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Annelida and Arthropoda are Not Sister Taxa: A Phylogenetic Analysis of Spiralian Metazoan Morphology

Douglas J. Eernisse, James S. Albert and Frank E. Anderson
Systematic Biology
Vol. 41, No. 3 (Sep., 1992), pp. 305-330
DOI: 10.2307/2992569
Stable URL: http://www.jstor.org/stable/2992569
Page Count: 26
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Annelida and Arthropoda are Not Sister Taxa: A Phylogenetic Analysis of Spiralian Metazoan Morphology
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Abstract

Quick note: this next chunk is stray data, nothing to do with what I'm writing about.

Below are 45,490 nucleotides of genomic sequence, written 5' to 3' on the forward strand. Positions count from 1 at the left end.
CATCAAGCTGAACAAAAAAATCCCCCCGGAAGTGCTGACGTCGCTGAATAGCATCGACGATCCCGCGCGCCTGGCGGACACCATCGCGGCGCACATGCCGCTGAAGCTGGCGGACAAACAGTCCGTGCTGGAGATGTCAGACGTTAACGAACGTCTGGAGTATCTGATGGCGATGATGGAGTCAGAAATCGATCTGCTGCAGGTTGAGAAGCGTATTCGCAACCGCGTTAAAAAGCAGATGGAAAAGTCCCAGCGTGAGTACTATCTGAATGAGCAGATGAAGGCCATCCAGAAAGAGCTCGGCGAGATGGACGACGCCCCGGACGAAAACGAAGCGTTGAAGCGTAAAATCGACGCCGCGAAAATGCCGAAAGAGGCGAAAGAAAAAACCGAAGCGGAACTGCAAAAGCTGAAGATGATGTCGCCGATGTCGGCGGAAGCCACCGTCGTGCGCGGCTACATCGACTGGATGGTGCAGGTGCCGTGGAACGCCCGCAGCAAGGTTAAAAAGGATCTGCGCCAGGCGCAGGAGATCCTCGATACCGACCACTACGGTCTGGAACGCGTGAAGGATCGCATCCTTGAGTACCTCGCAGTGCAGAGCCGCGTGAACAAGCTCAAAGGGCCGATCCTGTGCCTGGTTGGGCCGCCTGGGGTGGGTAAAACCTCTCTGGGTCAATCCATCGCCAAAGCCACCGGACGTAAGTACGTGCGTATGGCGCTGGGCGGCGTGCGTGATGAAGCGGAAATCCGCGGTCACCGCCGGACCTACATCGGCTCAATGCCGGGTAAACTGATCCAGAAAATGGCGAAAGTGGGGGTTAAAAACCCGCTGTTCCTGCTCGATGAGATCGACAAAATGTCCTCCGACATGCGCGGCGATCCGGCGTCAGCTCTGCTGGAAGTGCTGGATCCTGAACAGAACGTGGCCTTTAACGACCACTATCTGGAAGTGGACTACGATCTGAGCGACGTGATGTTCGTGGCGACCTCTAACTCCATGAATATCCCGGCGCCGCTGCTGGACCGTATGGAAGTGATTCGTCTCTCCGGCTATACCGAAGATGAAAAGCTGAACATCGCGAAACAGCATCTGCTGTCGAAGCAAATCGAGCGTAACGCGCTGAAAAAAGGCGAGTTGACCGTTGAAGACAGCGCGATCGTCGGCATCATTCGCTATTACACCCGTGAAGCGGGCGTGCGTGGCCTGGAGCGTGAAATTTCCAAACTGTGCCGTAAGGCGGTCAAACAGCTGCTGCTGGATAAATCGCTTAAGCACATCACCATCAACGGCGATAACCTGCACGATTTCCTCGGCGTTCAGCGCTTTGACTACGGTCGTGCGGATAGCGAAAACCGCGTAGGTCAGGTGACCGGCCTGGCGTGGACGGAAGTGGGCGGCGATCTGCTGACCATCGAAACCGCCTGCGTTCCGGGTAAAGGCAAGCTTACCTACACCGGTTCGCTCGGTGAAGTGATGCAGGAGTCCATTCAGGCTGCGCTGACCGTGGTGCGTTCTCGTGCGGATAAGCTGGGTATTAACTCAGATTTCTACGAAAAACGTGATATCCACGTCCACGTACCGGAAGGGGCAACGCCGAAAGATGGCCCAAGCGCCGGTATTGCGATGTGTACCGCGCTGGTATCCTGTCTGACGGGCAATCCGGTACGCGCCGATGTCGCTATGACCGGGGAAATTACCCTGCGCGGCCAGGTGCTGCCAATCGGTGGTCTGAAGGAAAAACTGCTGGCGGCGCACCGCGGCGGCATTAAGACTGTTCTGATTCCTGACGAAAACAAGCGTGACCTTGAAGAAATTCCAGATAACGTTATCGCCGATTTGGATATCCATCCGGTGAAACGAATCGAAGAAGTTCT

Annelids and arthropods have long been considered to be each other's closest relatives, as evidenced by similarities in their segmented body plans. In the first cladistic analysis of metazoan morphology accompanied by an explicit data matrix, Schram (Meglitsch and Schram, 1991, Invertebrate zoology, 3rd edition, Oxford Univ Press, New York) suggested tentative support for this conventional "Articulata" hypothesis. Our reanalysis of the Schram data matrix yielded weak support for an alternative "Eutrochozoa" grouping of annelids, molluscs, and certain other spiralian phyla, exclusive of arthropods. Likewise, recent 18S ribosomal RNA sequence comparisons have favored the Eutrochozoa hypothesis. This study presents a new analysis of 141 independently assembled characters, purported to represent the current state of knowledge of metazoan morphology and embryology. This maximum parsimony analysis resulted in robust support of Eutrochozoa. For this data compilation and method of analysis, the Articulata hypothesis could only be supported by adding multiple ad hoc proposals of evolutionary events. Instead, the more parsimonious Eutrochozoa hypothesis is favored as the best-supported current reconstruction of higher level animal genealogy.

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